lets see, A350 on schedule, and much less then half the cost build. Wasn't even off the drawing board when the 787 had the roll out bash. What else, how about an 8% seat mile cost advantage over the 787, 25% over the 777. Quieter. And a strange thing, remember when the 787 first flight, and those wings were bent up so much? There is something wrong there. Anyhow the A350 wings didn't do that and they are similar wings, similar aspect ratios.
The Boeing philosophy is to design the lightest possible wing. To achieve this they choose to use a raked wingtip instead of a winglet, the raked tip introduces less torsional loads then a winglet for the same virtual span increase. The result is that Boeing can design a less stiff wing as they have less torsion loads from the wingtip device. To profit from the less stiff wing B can not have the normal aileron being used as high speed aileron, they have a separate high speed aileron directly behind the engine. This loads the wing less in torsion when engaged, thus avoiding the dangerous aileron reversal phenomenon when using an outboard aileron at high speed on a torsionally weak wing. The drawback of an inboard high speed aileron is that it interrupts the flap line when starting and landing. B has mitigated most of that by letting it work as a flaperon during these flight phases.
The Airbus philosophy is to have an uninterrupted flap line from body to outboard high speed aileron (the aileron is split in two, inner and outer where the both are used for low speed and only the inner at high speed). This requires a somewhat stiffer wing because of the high speed aileron placement. When you have this stiffer wing you can also use a non planar wingtip device, ie a winglet. The secondary effect is less wing-flex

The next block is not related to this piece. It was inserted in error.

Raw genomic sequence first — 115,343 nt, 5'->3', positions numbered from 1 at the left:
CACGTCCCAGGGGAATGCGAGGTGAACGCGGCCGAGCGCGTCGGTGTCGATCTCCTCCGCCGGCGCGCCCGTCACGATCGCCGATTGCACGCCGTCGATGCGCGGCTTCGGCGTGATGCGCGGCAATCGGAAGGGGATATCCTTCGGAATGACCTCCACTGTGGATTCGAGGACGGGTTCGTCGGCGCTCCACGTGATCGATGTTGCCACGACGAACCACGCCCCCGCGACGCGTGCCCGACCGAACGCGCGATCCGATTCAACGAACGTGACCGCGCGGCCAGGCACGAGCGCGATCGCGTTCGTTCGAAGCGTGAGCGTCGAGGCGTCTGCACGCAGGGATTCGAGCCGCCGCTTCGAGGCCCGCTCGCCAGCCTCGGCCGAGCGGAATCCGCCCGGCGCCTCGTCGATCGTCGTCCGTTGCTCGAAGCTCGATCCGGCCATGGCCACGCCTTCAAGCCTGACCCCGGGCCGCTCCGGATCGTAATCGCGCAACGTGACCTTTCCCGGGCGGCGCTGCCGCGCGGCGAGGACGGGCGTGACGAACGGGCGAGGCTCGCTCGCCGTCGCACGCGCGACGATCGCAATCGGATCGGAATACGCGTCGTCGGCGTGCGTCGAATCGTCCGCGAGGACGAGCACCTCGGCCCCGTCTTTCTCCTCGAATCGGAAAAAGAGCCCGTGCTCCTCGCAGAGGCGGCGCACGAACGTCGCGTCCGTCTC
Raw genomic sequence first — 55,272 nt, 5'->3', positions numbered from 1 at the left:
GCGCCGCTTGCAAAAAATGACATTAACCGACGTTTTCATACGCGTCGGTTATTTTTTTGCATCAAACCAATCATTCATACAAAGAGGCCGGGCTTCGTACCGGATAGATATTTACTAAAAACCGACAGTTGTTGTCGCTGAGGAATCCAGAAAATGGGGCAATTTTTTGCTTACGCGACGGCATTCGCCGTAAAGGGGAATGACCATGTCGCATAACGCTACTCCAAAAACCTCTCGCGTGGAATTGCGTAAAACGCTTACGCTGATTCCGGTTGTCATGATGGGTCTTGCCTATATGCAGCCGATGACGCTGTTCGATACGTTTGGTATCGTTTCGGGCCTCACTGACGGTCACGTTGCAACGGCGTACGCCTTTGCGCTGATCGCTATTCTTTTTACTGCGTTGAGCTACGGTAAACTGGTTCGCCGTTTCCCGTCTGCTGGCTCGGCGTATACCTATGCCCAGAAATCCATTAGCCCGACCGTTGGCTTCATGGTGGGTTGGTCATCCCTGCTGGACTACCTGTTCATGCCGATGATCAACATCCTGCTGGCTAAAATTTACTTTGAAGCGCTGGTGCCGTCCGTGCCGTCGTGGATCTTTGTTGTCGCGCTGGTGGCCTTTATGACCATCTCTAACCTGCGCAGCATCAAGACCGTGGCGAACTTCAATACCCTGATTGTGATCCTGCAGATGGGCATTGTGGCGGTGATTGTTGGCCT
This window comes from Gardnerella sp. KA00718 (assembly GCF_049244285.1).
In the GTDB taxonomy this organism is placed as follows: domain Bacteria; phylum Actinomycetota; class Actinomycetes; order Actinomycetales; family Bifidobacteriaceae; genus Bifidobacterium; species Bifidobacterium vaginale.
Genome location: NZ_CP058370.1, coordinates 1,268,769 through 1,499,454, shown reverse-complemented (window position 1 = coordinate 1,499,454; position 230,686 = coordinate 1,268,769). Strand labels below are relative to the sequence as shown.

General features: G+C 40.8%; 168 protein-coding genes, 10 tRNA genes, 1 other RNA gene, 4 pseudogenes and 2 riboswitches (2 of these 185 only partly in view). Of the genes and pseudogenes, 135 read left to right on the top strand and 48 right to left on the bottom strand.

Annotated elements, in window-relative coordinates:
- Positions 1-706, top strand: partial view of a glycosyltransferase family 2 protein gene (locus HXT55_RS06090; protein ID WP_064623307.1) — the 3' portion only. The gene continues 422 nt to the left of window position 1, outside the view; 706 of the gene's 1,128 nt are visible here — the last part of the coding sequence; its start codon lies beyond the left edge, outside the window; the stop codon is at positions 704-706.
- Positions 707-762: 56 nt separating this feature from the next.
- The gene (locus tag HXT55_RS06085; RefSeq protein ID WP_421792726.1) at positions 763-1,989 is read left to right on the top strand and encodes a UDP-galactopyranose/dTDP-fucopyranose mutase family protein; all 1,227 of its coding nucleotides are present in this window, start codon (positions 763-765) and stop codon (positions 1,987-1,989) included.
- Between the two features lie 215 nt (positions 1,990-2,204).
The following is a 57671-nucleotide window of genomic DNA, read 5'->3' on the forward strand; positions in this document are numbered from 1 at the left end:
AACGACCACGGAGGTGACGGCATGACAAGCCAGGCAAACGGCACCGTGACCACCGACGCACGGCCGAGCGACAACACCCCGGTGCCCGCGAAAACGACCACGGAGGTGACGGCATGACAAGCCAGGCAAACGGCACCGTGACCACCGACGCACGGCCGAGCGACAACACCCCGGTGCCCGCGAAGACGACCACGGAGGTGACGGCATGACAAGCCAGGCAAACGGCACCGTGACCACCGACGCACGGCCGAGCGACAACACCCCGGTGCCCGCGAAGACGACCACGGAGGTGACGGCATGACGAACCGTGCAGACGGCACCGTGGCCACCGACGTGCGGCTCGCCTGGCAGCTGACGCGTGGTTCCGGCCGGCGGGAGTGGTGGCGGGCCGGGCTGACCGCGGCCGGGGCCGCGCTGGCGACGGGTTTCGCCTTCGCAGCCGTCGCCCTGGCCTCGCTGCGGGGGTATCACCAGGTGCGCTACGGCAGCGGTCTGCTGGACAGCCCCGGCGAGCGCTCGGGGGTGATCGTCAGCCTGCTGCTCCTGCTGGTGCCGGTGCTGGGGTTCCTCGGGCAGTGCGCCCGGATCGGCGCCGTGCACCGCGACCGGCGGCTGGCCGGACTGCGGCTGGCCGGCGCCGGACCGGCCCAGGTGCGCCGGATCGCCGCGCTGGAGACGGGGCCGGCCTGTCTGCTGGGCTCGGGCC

Go watch the 787 static test video of the wing ultimate test. The wings are as high as the top of the tail and never broke. I don't think they pushed to to the breaking level, but the flex was within predictions with no failures.(except maybe the side of body joint which they corrected)
Lets be real, with all of the misques that Airbus has had, they are about 3 years behind schedule on the A350 program also. I don't know what you read or smoke, but remember this, Airbus was so sure of themselves, they felt that they could compete with the 787 with a slightly modified A330 until 500 orders or so, they realied that they made a bad assumption.
You are aware that the 787 is lighter then the A350, and except for the A350-1000 the A350-800 and A350-900 virtually use the same engines as the 787s. You are aware that the airlines that have 787s have report that the 787 have exceeded expectations and are getting better fuel economy then advertised.
lets see, A350 now 90 days behind schedule- soon in typical Airbus fashion just as they did with their vaunted military transport the A400M, (20-30 billion euros over budget and 5 years behind schedule) Airbus will begin to screw up on the A350. They have done it with every airplane they ever attempted to build. The A320 with its fatal fly by wire problems, the A330 with its inadequate flight instrumentation, the A380 with its failed schedules and engine problems etc etc etc-oh and last but not least the A350 is several percentage points BEHIND the 787 on fuel efficiency
Hey Wayne Paul and I are meeting for late breakfast at Elliotts later this morning- if you hadn't lost your Boeing job and could afford transportation over to the bay we might ask you to join in if you aren't too grubby looking these days might even get you a ride on Pauls submarine